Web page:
Broadcasting Act, 2001
(Emphasis added) 5 May 2001
Making their own decisions
".. for the most part people are mautre viewers and listeneers who are capable of making their own decisions." (Minister Síle de Valera, Seanad, 20 February, 2001)
In a recently published extract (Sunday Tribune, 15 April) from Professor Joe Lee's new book, "The Shifting Balance of Power", he expresses concern about the ability of the public to evaluate their sources of information, especially television.
In the course of the passage of the recent Broadcasting Bill through the Seanad, the Minister, Deputy Sile de Valera, declared that, "for the most part people are mature viewers and listeners who are capable of making their own decisions". I take it what she means by that, is that viewers and listeners can see through distortion and lack of balance.
Well, fair play to them. It's more than I could say for myself, particularly when it is skilfully done, and I would not charge RTE with lack of skill.
Then what about information that is simply withheld from the audience? Do her "mature viewers and listeners" have some bush telegraph that I don't know about to tell them the missing information?
There is a problem here.
On the one hand, 80% of its audience (according to RTE) believes RTE to be "balanced and fair".
On the other hand, the Government Green Paper on Broadcasting, 1995, (page 163 in particular), the objective studies of the Family and Media Association, several decisions of the Broadcasting Complaints Commission, and the decision of the Supreme Court last year when RTE was found guilty of "interference with the Referendum process", all tell a different story.
It is surely a matter of concern that the Minister responsible does not see the dangers for democracy in this contradiction.
5 May 2001
Progress of the Bill
The Broadcasting Bill,1999, was signed into law by the President on 14 March 2001.
1. The Bill had been passed by Dáil Éireann on 14 December 2000, and by Seanad Éireann on 22 February 2001. It returned to the Dáil on 6 March for one amendment, and was (probably) finally passed on that day.
What follows is an account of the Bill's first day in the Seanad on 20 February, when an amendment calling for sanctions for breaches of the Act was, along with other amendments, tabled. The debate was adjourned after 6 hours to Thursday 22 February, when the Bill was passed, with only one (Government) amendment.
2. Seventy six amendments had been tabled. Anger was expressed by several opposition senators at the evident policy of the Minister, Deputy Síle de Valera, of not accepting any amendments, regardless of submissions. Not one amendment was in fact accepted.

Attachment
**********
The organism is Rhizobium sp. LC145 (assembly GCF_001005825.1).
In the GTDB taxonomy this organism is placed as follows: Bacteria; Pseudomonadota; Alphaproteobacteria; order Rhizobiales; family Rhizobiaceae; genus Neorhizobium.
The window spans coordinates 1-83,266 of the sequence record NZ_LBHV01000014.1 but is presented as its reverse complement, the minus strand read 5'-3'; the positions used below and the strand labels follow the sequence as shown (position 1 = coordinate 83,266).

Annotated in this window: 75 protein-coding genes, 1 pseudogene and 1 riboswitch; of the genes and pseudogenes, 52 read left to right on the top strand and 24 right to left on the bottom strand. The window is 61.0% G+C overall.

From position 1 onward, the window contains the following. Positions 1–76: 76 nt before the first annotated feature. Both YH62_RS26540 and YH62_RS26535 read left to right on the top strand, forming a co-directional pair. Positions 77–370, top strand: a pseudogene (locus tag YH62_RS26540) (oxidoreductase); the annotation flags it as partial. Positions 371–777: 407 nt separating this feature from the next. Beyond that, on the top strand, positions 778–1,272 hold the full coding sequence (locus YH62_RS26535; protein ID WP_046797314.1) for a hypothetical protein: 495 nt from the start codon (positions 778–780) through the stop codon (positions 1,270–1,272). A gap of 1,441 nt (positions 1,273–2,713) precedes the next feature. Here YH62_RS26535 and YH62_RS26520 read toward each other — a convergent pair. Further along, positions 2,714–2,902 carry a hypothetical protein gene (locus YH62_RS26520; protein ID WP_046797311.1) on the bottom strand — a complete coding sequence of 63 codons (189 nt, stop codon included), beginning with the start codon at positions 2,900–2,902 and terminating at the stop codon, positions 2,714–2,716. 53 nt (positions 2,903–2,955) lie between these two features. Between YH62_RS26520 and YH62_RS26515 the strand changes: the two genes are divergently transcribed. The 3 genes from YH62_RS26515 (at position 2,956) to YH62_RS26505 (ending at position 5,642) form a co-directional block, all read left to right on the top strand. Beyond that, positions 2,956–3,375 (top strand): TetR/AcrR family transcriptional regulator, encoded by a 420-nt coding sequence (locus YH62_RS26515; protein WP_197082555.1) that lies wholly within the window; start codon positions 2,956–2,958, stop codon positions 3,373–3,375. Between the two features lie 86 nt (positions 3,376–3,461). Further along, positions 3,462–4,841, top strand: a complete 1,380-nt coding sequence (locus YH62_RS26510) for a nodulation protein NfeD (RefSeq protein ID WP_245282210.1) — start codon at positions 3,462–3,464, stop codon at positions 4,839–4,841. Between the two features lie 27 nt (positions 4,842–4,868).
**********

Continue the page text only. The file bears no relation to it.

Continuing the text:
Such was the frustration that votes were called on four occasions, even though the results were predictable in comfortable wins for the government. The votes were on the subjects of cross ownership, advertising directed at children, and subtitling for the hard of hearing.
In contrast to the treatment by the Minister, there was effusive praise from several Senators for RTE, and it was clear from the references to the increase in licence fee sought by RTE, that RTE was pushing an open door.
3. One of the grounds for the rejection by the Minister of controls on advertising directed at children was that, under the Bill, codes were now required to be established, on which, under the "Children's Stategy", children would have a right to be consulted, and their views would be "given due weight in accordance with their age and maturity." "I am happy," she added, to be in a position to support the new strategy at such an early stage in its life." She also said the Swedish ban had "not been entirely successful."
4. Senators Mary Henry, Pascal Mooney, Labhrás Ó'Murchú, and Brendan Ryan spoke to an amendment calling for sanctions where the law relating to objectivity was breached by RTE. The existing law was unique in not specifying sanctions for breaches.
This amendment was rejected by the Minister on the claimed grounds that:
1. The proposal would be a "retrograde step". "I do not have any great enthusiasm for placing restrictions ... on journalists". "I do not believe it is in the public interest to have broadcasters constantly looking over their shoulders..."
2. The onus on RTE would be greater than that on other broadcasters.
3. "...people are mature viewers and listeners who are capable of making their own decisions."
4. The position of the Broadcasting Complaints Commission was being strengthened (even though it was clear that the reverse was the case).
5. "...a matter for the broadcasters, the Authority and the Broadcasting Commission of Ireland to act in respect of breaches..."
Most of these points had already been countered in documents supplied to the Minister.(Comment:
The Minister's own remarks, in dismissing the call for sanctions, are themselves retrograde. They seem to suggest that s.18 of the Act is itself an irritation and an impediment.